Third Macedonian War
|Third Macedonian War|
|Part of the Macedonian Wars|
Kingdom of Pergamon
|Commanders and leaders|
|Lucius Aemilius Paullus Macedonicus,
|Perseus of Macedon|
The Third Macedonian War (171–168 BC) was a war fought between Rome and King Perseus of Macedon. In 179 BC King Philip V of Macedon died and his talented and ambitious son, Perseus, took his throne. Perseus married Laodike, daughter of King Seleucus IV Keraunos of Asia, and increased the size of his army. He also made alliance treaties with Epirus and several tribes of Illyria and Thrace, as well as enemies of Thracian tribes allied to Rome, such as the Sapaei under Abrupolis. He renewed former connections with some southern Greek city-states (poleis). The king announced that he could carry out reforms in Greece and restore its previous strength and prosperity.
King Eumenes II of Pergamon, who hated Macedonia, accused Perseus of trying to violate laws of other states and conditions of peace between Macedonia and Rome. The Romans were afraid for the balance of power in Greece and declared a new war with Macedonia. Perseus won the first struggle: the Battle of Callicinus, where he faced the army of Publius Licinius Crassus. The king offered a peace treaty to the Romans, which was refused. The Romans had problems with discipline in their army, and Roman commanders could not find a way to successfully invade Macedonia.
There was a stalemate near Phalanna involving Perseus and Crassus. In 169 BC, consul Quintus Marcius Philippus crossed the Olympus Range and entered Macedonia. However, his army ran out of provisions and retired on a narrow strip of coast near Tempe. Perseus tried to win Eumenes of Pergamon and King Antiochus IV of the Seleucid Empire over to his side but failed. He did, however, succeed in buying the support of the Illyrian king Genthius in the autumn of 169 BC. Perseus was defeated by the legions of the Roman consul Lucius Aemilius Paullus at the Battle of Pydna in 168 BC. This defeat was largely due to the inflexibility of Macedonian phalanx tactics compared to the maniple-based tactics of the Roman legions.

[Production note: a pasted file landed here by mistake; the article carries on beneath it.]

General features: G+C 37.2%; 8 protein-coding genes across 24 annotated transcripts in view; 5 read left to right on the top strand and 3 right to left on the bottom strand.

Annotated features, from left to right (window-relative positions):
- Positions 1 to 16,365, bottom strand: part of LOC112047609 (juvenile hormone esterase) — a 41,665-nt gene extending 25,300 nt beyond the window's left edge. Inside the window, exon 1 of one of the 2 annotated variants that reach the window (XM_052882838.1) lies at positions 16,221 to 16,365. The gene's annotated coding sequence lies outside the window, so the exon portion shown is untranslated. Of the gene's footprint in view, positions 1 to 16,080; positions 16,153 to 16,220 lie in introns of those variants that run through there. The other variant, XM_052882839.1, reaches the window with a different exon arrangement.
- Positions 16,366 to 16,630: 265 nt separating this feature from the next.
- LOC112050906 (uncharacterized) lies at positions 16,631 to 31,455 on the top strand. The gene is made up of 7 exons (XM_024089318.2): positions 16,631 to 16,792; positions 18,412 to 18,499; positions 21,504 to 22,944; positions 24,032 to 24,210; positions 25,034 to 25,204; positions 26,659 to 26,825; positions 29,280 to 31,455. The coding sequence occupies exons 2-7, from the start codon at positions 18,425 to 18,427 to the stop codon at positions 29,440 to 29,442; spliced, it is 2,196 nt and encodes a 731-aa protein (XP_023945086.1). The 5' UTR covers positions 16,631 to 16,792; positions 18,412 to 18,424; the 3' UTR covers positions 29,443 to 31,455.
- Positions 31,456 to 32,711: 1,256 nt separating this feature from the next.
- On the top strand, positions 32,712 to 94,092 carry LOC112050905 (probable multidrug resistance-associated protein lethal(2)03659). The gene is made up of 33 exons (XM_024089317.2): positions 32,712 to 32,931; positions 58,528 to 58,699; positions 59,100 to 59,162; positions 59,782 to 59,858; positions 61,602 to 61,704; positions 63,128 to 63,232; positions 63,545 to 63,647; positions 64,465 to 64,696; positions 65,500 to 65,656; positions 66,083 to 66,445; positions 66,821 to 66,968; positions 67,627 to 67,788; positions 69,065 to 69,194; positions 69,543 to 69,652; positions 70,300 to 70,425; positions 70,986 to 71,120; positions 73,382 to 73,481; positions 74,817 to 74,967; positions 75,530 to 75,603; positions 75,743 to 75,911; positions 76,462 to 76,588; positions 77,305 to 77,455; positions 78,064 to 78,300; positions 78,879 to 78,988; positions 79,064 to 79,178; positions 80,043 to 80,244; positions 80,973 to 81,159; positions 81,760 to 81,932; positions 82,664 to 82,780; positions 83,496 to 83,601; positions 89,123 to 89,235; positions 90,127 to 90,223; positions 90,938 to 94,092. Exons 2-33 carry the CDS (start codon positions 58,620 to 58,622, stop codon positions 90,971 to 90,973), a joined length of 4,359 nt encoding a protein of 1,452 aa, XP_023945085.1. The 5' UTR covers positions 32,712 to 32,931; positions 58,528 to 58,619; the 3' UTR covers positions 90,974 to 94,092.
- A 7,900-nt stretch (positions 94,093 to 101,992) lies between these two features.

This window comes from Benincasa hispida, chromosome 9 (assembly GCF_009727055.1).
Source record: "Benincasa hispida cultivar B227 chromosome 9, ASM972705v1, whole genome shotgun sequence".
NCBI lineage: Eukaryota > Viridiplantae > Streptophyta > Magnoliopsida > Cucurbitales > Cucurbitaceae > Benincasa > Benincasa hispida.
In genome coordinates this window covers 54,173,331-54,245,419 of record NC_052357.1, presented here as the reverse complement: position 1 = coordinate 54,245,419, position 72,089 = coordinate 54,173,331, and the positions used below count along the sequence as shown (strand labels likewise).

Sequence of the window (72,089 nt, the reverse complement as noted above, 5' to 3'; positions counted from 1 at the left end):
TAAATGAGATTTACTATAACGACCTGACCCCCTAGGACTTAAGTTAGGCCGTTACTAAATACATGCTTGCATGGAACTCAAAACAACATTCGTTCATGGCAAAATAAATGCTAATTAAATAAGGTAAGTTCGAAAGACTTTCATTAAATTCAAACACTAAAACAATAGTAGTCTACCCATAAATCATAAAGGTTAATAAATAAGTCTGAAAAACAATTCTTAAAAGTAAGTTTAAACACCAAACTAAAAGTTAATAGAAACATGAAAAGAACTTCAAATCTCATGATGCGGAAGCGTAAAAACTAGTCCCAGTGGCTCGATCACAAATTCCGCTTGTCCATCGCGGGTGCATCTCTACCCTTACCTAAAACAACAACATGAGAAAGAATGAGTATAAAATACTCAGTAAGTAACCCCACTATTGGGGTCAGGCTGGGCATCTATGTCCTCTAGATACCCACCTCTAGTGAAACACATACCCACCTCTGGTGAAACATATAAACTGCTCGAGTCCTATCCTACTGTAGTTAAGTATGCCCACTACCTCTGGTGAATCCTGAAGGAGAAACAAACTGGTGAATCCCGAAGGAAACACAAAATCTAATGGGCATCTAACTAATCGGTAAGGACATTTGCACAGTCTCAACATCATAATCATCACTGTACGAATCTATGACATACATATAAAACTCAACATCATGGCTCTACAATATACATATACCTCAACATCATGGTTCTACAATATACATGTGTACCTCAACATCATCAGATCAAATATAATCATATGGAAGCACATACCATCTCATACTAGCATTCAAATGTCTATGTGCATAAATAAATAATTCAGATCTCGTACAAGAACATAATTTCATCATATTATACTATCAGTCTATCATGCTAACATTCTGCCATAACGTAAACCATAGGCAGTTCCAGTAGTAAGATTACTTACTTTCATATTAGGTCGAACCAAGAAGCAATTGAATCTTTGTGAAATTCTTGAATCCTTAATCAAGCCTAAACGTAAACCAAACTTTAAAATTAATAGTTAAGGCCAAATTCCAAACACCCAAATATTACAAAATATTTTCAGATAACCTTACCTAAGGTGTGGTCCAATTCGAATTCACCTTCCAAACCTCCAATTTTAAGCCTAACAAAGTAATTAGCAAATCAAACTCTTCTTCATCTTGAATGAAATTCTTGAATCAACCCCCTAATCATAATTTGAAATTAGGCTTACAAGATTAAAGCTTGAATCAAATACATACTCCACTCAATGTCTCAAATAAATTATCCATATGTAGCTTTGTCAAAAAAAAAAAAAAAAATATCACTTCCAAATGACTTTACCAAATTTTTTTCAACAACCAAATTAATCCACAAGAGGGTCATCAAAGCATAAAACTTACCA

In the aftermath of this battle, King Perseus surrendered and was taken to Rome along with members of his court and other prisoners from the leading families of Macedon, including the historian Polybius. In addition, around 300,000 Macedonian citizens were enslaved. A number of Macedonian cities and villages were destroyed and their land distributed to the Roman veterans and their Thracian allies. Macedonia itself was divided into four Roman client republics, each of which was required to pay duty to Rome at half the rate previously due to the Macedonian kings. Economic and political contacts between the four republics were restricted. The Third Macedonian war marked the end of the Macedon kingdom and the monarchy of the Antigonid dynasty, and the beginning of the end of the overall Hellenistic world. It further enhanced Roman domination of Ancient Greece, and Rome later returned to symbolically destroy Corinth in 146 BC in their war with Achaea, in a manner reminiscent of their destruction of the defanged Carthage in the Third Punic War.
- Michael Grant (1978), The History of Rome, p. 120
- Philip Matyszak (2004), The Enemies of Rome, p. 53